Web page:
PUBLISHED NEWS ABOUT THE MEEKERS
THEN AND NOW
The Missing Chapters
The Untold Story of Ezra Meeker’s Old Oregon Trail Monument Expedition
The Ezra Meeker Historical Society 2006
by Dennis M. Larsen
A RED LETTER DAY
April 18, 2022
Visitors to the state capitol in Olympia usually take a moment to admire the large stone blocks that form its foundation layer. Several other government buildings on the capitol campus are similarly constructed. The stone blocks are called Tenino Sandstone and they come from a quarry in the city of that name. Sussex Avenue, Tenino’s main street, is lined with buildings made of these blocks, giving the downtown core a rather stately appearance. On the corner of Sussex Ave E. and Sheridan St. N. in Tenino is a monument carved from that same quarry stone. It reads “Old Oregon Trail 1845-53.” The stone for this marker was donated by the Tenino Quarry Company. It was dedicated by Ezra Meeker on February 21, 1906.
This marker, I believe, is the oldest stone marker along the entire length of the Oregon Trail. There were wood markers along the Trail prior to 1906, but no stone markers. A notable wood sign stood at the junction of the Santa Fe and Oregon Trail near the town of Gardner, Kansas for years. But of the stone genre, Tenino’s was the first. The “End of the Trail” marker in The Dalles, Oregon is that state’s first stone marker, erected and dedicated by Meeker a week or so after the Tenino dedication. Wyoming’s first stone marker was placed at South Pass by Meeker in June 1906. Nebraska’s was placed at Kearney in 1910 by the D.A.R.
Technically Tenino is on what historians call the Cowlitz Trail, which is a spur or branch of the Oregon Trail. Meeker considered it “on the Oregon Trail,” regarding it as a continuation of that grand old trail that brought settlers west and into Puget Sound country. His plan was to put stone markers up in Tumwater, Bush Prairie, Tenino, Grand Mound, Centralia, Claquato, Chehalis, Jackson Prairie and Toledo. Though all these towns along the Cowlitz Trail now have other markers today, only Tenino fulfilled Ezra’s hopes for marking the Trail in his home state in 1906.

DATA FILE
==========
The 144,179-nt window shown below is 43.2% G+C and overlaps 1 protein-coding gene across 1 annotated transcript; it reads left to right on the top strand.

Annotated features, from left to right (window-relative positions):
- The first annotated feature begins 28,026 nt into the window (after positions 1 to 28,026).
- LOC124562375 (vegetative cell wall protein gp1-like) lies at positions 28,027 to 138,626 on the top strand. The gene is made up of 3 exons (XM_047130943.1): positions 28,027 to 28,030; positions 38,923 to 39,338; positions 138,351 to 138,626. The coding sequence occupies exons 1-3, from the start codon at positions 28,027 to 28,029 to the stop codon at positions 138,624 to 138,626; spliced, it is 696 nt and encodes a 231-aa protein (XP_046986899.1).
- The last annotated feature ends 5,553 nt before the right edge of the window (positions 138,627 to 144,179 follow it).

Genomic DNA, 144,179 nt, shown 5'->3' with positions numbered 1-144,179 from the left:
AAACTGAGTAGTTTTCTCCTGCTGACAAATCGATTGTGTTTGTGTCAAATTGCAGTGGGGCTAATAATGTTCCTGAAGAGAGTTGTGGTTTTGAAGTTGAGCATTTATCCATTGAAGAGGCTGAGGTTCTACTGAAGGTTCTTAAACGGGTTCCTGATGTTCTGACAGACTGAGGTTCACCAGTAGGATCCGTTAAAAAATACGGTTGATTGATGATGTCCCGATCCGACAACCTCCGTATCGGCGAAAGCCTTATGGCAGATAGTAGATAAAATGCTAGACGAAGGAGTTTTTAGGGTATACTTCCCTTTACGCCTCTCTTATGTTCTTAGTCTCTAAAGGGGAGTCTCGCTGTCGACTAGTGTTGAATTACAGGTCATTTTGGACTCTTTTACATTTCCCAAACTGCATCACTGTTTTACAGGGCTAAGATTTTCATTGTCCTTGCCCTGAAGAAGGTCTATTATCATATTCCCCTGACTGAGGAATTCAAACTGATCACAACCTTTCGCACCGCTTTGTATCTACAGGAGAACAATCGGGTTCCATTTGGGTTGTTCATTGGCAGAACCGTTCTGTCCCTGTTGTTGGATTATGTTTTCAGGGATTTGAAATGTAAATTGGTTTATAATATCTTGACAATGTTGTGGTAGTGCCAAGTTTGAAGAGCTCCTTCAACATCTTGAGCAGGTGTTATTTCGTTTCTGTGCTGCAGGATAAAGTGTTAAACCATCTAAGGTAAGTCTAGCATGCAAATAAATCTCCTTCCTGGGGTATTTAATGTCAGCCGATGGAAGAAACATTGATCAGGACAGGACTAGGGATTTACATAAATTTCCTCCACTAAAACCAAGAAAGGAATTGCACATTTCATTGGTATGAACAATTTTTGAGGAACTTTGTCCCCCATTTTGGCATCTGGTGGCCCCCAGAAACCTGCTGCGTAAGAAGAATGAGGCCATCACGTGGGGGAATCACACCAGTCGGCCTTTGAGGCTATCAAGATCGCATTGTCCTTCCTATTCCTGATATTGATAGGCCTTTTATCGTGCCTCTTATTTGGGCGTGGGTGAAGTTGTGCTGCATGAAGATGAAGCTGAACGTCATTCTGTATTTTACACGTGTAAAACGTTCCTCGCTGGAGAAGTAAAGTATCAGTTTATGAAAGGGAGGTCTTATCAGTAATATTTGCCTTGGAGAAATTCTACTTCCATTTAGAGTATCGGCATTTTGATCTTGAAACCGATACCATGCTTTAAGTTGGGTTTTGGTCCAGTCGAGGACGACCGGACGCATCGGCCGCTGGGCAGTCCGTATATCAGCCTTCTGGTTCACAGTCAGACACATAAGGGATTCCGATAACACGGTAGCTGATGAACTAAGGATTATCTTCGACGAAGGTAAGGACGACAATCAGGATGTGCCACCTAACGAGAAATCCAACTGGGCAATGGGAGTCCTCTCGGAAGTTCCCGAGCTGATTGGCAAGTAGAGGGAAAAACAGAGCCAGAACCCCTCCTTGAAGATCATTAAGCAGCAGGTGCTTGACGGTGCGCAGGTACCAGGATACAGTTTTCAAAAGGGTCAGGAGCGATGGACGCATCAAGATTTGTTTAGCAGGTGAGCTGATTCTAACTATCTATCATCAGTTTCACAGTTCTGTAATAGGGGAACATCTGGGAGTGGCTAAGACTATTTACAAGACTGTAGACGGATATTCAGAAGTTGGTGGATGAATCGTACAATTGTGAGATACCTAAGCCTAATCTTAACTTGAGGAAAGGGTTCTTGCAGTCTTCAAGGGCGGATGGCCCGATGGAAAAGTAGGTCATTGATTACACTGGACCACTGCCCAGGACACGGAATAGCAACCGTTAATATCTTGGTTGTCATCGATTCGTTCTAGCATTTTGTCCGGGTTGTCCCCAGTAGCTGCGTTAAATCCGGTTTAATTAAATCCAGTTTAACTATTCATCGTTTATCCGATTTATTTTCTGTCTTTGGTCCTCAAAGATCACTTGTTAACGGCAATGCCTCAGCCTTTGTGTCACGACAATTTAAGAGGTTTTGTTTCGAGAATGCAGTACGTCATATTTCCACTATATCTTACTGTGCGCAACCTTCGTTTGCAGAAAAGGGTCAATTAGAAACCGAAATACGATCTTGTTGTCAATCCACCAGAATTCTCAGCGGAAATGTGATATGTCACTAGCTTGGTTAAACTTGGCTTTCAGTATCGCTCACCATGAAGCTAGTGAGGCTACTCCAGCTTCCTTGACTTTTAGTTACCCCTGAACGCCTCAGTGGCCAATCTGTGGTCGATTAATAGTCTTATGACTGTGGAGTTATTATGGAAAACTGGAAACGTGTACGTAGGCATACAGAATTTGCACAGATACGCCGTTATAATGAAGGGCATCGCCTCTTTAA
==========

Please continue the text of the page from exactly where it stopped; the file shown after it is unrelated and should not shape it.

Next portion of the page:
On February 20, 1906 Meeker left his ox team and wagon in Olympia and took the train to Tenino where he met with David Copping, a Tenino merchant, and the owners of the quarry, making arrangements for the monument. He hired a horse team to bring the wagon the sixteen miles from Olympia, as he did not trust the unbroken ox Dave to behave. The wagon arrived in the afternoon and Meeker set up his tent and wagon nearby the monument site. In the morning Meeker “drove over to the stone quarry and hauled monument over to site where workman followed and put same in place.” At 2 p.m. the stores closed and the school children came in a body to witness the dedication, along with most of the population of the town. Meeker called it “A red letter day.”
One mystery never solved in over twenty years of Meeker research was how he chose the dates inscribed onto his stone monuments. They are all quite uniform, all reading Old Oregon Trail 1843-57. Except Tenino. The dates inscribed here are unique: 1845-1853.
Though there were a couple of earlier, smaller wagon trains, 1843 was the first major wagon train to the northwest on the Oregon Trail. It consisted of over 1,000 men, women, and children in over 100 wagons, trailing 5,000 head of stock animals. That date makes sense. 1845, on the other hand, commemorates the arrival of the Simmons-Bush wagon train, the first American settlers in Puget Sound. Nether Tenino’s 1853 nor Meeker’s 1857 makes sense as an end date. Use of the trail continued even after the Civil War and the completion of the Transcontinental Railroad in 1869. Occasional wagons came over the trail even early into the 20th century.
Meeker and the Tenino town fathers chose their unique end dates for reasons unknowable to us today. At the same time, Meeker felt no conflict calling Tenino the Oregon Trail, and then a week later dedicating a marker at The Dalles, Oregon, that the town fathers chose to engrave the "End of the Oregon Trail." Bottom line, Meeker wanted those markers up and the trail memorialized.
Hop King Ezra Meeker’s Boom Years
WSU Press 2016
By Dennis M. Larsen
EZRA MEEKER SURVEYS PIERCE COUNTY
April 16, 2022
Most people associate the name Ezra Meeker with the Oregon Trail or with hops. Few are aware that he had another career---surveyor. Ezra learned the trade as a young man during the winter of 1851 in Iowa. He writes of how he worked as a cook in a surveyor’s camp a little north of Council Bluffs and how he quickly received a promotion to flagman. He further writes of how the trip home from that job, just before Christmas in the bitter cold, helped cement the idea of moving to Oregon in his mind.